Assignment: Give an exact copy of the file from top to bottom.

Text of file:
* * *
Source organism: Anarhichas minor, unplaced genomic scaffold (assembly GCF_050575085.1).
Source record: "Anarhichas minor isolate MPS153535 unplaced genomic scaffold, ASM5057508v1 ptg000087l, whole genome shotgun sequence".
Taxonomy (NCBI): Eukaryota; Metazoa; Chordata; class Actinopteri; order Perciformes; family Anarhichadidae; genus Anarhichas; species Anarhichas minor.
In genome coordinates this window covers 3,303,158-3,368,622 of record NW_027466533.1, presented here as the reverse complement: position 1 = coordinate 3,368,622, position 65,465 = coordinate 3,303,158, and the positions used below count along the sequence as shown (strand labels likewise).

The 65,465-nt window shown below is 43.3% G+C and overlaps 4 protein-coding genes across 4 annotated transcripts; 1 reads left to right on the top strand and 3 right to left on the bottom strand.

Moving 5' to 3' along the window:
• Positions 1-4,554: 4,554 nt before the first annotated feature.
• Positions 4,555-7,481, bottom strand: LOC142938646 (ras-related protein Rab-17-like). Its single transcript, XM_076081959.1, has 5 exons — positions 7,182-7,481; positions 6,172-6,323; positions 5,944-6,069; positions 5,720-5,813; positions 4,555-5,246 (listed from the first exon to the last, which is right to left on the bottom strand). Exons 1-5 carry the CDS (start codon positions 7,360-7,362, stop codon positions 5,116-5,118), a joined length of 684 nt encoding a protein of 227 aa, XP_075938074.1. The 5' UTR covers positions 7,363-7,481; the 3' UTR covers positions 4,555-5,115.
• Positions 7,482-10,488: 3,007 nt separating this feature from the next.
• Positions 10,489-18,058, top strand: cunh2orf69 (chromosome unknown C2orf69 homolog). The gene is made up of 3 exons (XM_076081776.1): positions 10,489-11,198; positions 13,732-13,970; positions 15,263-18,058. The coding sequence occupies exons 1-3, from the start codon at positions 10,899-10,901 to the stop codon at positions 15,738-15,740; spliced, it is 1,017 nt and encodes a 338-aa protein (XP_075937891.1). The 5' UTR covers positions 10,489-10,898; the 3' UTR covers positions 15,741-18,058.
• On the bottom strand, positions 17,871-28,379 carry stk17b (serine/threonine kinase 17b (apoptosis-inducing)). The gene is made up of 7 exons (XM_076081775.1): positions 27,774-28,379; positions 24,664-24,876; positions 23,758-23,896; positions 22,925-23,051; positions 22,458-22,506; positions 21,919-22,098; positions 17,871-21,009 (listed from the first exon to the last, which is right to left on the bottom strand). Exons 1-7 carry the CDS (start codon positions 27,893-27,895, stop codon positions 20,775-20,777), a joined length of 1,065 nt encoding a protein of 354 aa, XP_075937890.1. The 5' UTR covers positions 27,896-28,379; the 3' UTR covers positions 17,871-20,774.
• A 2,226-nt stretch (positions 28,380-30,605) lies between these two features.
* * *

Source organism: Anarhichas minor, unplaced genomic scaffold (assembly GCF_050575085.1).
Source record: "Anarhichas minor isolate MPS153535 unplaced genomic scaffold, ASM5057508v1 ptg000087l, whole genome shotgun sequence".
Taxonomy (NCBI): Eukaryota; Metazoa; Chordata; class Actinopteri; order Perciformes; family Anarhichadidae; genus Anarhichas; species Anarhichas minor.
In genome coordinates this window covers 3,303,158-3,368,622 of record NW_027466533.1, presented here as the reverse complement: position 1 = coordinate 3,368,622, position 65,465 = coordinate 3,303,158, and the positions used below count along the sequence as shown (strand labels likewise).

The 65,465-nt window shown below is 43.3% G+C and overlaps 4 protein-coding genes across 4 annotated transcripts; 1 reads left to right on the top strand and 3 right to left on the bottom strand.

Moving 5' to 3' along the window:
• Positions 1-4,554: 4,554 nt before the first annotated feature.
• Positions 4,555-7,481, bottom strand: LOC142938646 (ras-related protein Rab-17-like). Its single transcript, XM_076081959.1, has 5 exons — positions 7,182-7,481; positions 6,172-6,323; positions 5,944-6,069; positions 5,720-5,813; positions 4,555-5,246 (listed from the first exon to the last, which is right to left on the bottom strand). Exons 1-5 carry the CDS (start codon positions 7,360-7,362, stop codon positions 5,116-5,118), a joined length of 684 nt encoding a protein of 227 aa, XP_075938074.1. The 5' UTR covers positions 7,363-7,481; the 3' UTR covers positions 4,555-5,115.
• Positions 7,482-10,488: 3,007 nt separating this feature from the next.
• Positions 10,489-18,058, top strand: cunh2orf69 (chromosome unknown C2orf69 homolog). The gene is made up of 3 exons (XM_076081776.1): positions 10,489-11,198; positions 13,732-13,970; positions 15,263-18,058. The coding sequence occupies exons 1-3, from the start codon at positions 10,899-10,901 to the stop codon at positions 15,738-15,740; spliced, it is 1,017 nt and encodes a 338-aa protein (XP_075937891.1). The 5' UTR covers positions 10,489-10,898; the 3' UTR covers positions 15,741-18,058.
• On the bottom strand, positions 17,871-28,379 carry stk17b (serine/threonine kinase 17b (apoptosis-inducing)). The gene is made up of 7 exons (XM_076081775.1): positions 27,774-28,379; positions 24,664-24,876; positions 23,758-23,896; positions 22,925-23,051; positions 22,458-22,506; positions 21,919-22,098; positions 17,871-21,009 (listed from the first exon to the last, which is right to left on the bottom strand). Exons 1-7 carry the CDS (start codon positions 27,893-27,895, stop codon positions 20,775-20,777), a joined length of 1,065 nt encoding a protein of 354 aa, XP_075937890.1. The 5' UTR covers positions 27,896-28,379; the 3' UTR covers positions 17,871-20,774.
• A 2,226-nt stretch (positions 28,380-30,605) lies between these two features.